I’m intending to re-read The Magic Mountain, some time, a book about withdrawing from the world, but not now. Here in Los Angeles, hundreds of people are dying every day, although the doctors know so much more than they did in March and April last year, when hundreds of people were dying every day in New York. We thought there would be treatments by now, we imagined the chaotic scenes of overwhelmed emergency rooms wouldn’t be repeated. Instead we have a slew of vaccines, each with a different refrigerator, and proliferating variants that may make my hard-won vaccination irrelevant. Fauci calls the variants mutants; I hear him on the radio as I’m driving – ‘we need to neutralize the mutants!’ – and I think, has he never seen a science fiction movie? In the novel, the mountain is magic because people who are incurably ill get better, they can breathe. Here the magic is in the sudden drop, the voluptuous embrace of a collective near-death experience, all together, screaming as we fall. But we are not in this together; on the contrary, poor people are dying and rich people are not. In the vertiginous whirlpool of the pandemic, certain structures remain consistent, an invisible framework holding each of us in place.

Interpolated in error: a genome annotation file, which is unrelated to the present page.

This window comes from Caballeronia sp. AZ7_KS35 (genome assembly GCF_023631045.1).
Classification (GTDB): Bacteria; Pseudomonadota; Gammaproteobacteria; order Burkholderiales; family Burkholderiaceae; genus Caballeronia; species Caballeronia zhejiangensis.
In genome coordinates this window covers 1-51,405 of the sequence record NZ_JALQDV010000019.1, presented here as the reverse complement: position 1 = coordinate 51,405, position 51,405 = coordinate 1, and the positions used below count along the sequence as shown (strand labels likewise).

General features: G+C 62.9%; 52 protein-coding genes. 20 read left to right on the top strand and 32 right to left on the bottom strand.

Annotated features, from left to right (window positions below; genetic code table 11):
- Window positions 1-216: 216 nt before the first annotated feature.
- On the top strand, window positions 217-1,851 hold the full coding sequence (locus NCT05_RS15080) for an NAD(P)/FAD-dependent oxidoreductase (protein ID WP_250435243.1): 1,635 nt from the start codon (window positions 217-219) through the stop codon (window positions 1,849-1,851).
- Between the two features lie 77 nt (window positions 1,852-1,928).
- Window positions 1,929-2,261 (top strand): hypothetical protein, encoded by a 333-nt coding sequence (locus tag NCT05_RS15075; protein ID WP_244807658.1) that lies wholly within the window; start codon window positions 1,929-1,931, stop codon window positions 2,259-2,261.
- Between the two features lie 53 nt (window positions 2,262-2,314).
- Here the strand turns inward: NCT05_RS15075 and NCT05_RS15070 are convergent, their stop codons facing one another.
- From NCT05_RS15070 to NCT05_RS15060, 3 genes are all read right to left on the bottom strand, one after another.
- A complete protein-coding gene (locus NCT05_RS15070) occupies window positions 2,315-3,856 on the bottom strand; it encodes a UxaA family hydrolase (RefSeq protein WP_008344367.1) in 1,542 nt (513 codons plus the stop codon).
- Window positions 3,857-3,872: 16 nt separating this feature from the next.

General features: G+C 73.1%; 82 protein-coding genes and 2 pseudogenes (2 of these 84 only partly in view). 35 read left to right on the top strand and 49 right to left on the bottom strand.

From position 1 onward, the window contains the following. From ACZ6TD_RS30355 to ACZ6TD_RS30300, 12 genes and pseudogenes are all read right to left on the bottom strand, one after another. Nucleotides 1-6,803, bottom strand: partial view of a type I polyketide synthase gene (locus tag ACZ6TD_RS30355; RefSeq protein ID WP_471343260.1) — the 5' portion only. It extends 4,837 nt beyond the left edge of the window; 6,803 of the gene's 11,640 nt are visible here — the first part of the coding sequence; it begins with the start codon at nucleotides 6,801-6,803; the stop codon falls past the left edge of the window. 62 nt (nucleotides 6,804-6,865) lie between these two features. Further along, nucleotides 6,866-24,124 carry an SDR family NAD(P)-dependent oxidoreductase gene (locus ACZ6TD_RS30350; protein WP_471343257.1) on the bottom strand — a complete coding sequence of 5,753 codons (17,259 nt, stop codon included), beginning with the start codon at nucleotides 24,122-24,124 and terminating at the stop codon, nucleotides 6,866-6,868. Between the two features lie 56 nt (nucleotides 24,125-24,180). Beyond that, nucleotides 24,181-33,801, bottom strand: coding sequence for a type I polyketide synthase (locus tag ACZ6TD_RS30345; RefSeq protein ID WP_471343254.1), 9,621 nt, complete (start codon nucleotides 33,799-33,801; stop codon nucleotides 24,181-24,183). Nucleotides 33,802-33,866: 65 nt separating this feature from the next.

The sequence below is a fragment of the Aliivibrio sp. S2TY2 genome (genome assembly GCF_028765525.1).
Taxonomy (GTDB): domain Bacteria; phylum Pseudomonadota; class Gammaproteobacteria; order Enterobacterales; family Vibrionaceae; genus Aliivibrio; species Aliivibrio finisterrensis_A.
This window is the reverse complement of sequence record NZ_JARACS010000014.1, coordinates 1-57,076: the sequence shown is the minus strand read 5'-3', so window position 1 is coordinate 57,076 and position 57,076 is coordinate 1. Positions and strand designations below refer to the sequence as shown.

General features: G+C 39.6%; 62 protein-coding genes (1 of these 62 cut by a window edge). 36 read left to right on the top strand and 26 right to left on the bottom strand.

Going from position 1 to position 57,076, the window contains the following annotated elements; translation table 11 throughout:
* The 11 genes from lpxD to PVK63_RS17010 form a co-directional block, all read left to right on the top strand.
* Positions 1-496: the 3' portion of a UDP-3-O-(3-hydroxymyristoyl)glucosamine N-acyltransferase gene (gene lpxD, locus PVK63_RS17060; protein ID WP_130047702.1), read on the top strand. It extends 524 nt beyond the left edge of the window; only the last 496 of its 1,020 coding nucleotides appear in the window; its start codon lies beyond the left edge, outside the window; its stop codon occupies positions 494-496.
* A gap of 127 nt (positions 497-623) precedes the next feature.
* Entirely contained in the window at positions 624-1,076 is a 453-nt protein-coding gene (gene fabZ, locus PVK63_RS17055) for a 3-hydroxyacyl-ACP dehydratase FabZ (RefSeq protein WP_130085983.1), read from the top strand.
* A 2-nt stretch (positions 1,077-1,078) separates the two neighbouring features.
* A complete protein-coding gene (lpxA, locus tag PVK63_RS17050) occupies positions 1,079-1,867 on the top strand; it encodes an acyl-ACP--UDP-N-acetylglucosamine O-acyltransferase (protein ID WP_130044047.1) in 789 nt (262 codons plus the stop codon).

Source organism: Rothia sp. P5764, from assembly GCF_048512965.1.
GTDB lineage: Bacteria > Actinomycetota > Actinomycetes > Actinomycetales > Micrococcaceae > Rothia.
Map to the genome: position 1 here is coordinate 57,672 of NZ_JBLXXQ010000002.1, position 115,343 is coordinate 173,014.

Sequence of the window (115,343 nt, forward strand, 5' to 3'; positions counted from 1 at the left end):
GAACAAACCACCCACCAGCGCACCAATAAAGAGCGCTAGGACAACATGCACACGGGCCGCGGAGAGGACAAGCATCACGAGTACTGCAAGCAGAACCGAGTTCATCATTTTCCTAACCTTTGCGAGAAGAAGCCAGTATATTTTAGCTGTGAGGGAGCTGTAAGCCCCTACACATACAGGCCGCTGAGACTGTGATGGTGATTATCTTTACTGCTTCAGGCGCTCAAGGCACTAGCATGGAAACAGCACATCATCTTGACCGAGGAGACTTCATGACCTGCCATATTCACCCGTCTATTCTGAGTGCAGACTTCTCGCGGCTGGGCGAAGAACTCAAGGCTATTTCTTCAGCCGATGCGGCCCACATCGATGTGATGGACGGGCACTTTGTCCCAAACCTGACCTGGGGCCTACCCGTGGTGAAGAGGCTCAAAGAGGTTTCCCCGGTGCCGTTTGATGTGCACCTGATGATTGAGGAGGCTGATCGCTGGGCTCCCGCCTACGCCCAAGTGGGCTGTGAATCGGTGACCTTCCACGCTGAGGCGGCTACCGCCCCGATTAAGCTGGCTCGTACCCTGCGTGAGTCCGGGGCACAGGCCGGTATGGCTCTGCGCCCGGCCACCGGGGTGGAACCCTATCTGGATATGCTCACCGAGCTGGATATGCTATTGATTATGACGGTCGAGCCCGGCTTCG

Read on: Mike Davis’s seminal ‘political autopsy’ of Los Angeles.